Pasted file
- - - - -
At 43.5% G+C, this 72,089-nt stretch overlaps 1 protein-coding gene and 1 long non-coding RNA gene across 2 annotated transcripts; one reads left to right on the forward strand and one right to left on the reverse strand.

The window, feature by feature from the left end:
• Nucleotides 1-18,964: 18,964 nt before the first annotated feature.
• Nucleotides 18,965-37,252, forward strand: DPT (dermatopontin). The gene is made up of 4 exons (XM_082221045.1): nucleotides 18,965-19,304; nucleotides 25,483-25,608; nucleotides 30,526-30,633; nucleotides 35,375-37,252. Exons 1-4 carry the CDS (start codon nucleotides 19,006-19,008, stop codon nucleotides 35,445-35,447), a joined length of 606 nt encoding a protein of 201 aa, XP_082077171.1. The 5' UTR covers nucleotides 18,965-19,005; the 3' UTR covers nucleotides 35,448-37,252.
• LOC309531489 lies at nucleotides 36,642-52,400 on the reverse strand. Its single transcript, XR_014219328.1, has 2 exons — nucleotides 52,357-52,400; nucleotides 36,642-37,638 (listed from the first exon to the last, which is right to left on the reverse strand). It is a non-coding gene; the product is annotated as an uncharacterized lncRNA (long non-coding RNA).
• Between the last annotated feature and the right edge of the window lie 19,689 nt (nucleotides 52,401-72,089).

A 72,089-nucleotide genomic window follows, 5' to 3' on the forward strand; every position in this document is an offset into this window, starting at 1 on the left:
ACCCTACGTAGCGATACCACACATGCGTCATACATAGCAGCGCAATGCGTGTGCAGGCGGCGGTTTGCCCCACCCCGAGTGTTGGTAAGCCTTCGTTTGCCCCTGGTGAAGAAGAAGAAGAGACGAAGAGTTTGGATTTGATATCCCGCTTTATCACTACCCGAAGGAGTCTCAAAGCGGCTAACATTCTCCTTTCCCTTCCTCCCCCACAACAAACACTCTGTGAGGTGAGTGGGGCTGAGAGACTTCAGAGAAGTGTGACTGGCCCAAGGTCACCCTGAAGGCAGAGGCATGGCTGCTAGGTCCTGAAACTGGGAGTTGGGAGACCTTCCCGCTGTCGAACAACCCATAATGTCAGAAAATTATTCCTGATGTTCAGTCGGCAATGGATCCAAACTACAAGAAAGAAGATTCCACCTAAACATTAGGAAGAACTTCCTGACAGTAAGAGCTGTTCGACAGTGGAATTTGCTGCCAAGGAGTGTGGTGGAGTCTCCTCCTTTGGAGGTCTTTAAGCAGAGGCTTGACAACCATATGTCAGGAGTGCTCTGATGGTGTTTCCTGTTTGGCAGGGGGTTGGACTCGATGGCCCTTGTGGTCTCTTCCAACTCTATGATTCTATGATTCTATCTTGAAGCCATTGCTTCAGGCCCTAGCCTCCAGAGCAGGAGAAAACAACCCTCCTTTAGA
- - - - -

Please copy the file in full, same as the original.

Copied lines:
At 43.5% G+C, this 72,089-nt stretch overlaps 1 protein-coding gene and 1 long non-coding RNA gene across 2 annotated transcripts; one reads left to right on the forward strand and one right to left on the reverse strand.

The window, feature by feature from the left end:
• Nucleotides 1-18,964: 18,964 nt before the first annotated feature.
• Nucleotides 18,965-37,252, forward strand: DPT (dermatopontin). The gene is made up of 4 exons (XM_082221045.1): nucleotides 18,965-19,304; nucleotides 25,483-25,608; nucleotides 30,526-30,633; nucleotides 35,375-37,252. Exons 1-4 carry the CDS (start codon nucleotides 19,006-19,008, stop codon nucleotides 35,445-35,447), a joined length of 606 nt encoding a protein of 201 aa, XP_082077171.1. The 5' UTR covers nucleotides 18,965-19,005; the 3' UTR covers nucleotides 35,448-37,252.
• LOC309531489 lies at nucleotides 36,642-52,400 on the reverse strand. Its single transcript, XR_014219328.1, has 2 exons — nucleotides 52,357-52,400; nucleotides 36,642-37,638 (listed from the first exon to the last, which is right to left on the reverse strand). It is a non-coding gene; the product is annotated as an uncharacterized lncRNA (long non-coding RNA).
• Between the last annotated feature and the right edge of the window lie 19,689 nt (nucleotides 52,401-72,089).

A 72,089-nucleotide genomic window follows, 5' to 3' on the forward strand; every position in this document is an offset into this window, starting at 1 on the left:
ACCCTACGTAGCGATACCACACATGCGTCATACATAGCAGCGCAATGCGTGTGCAGGCGGCGGTTTGCCCCACCCCGAGTGTTGGTAAGCCTTCGTTTGCCCCTGGTGAAGAAGAAGAAGAGACGAAGAGTTTGGATTTGATATCCCGCTTTATCACTACCCGAAGGAGTCTCAAAGCGGCTAACATTCTCCTTTCCCTTCCTCCCCCACAACAAACACTCTGTGAGGTGAGTGGGGCTGAGAGACTTCAGAGAAGTGTGACTGGCCCAAGGTCACCCTGAAGGCAGAGGCATGGCTGCTAGGTCCTGAAACTGGGAGTTGGGAGACCTTCCCGCTGTCGAACAACCCATAATGTCAGAAAATTATTCCTGATGTTCAGTCGGCAATGGATCCAAACTACAAGAAAGAAGATTCCACCTAAACATTAGGAAGAACTTCCTGACAGTAAGAGCTGTTCGACAGTGGAATTTGCTGCCAAGGAGTGTGGTGGAGTCTCCTCCTTTGGAGGTCTTTAAGCAGAGGCTTGACAACCATATGTCAGGAGTGCTCTGATGGTGTTTCCTGTTTGGCAGGGGGTTGGACTCGATGGCCCTTGTGGTCTCTTCCAACTCTATGATTCTATGATTCTATCTTGAAGCCATTGCTTCAGGCCCTAGCCTCCAGAGCAGGAGAAAACAACCCTCCTTTAGA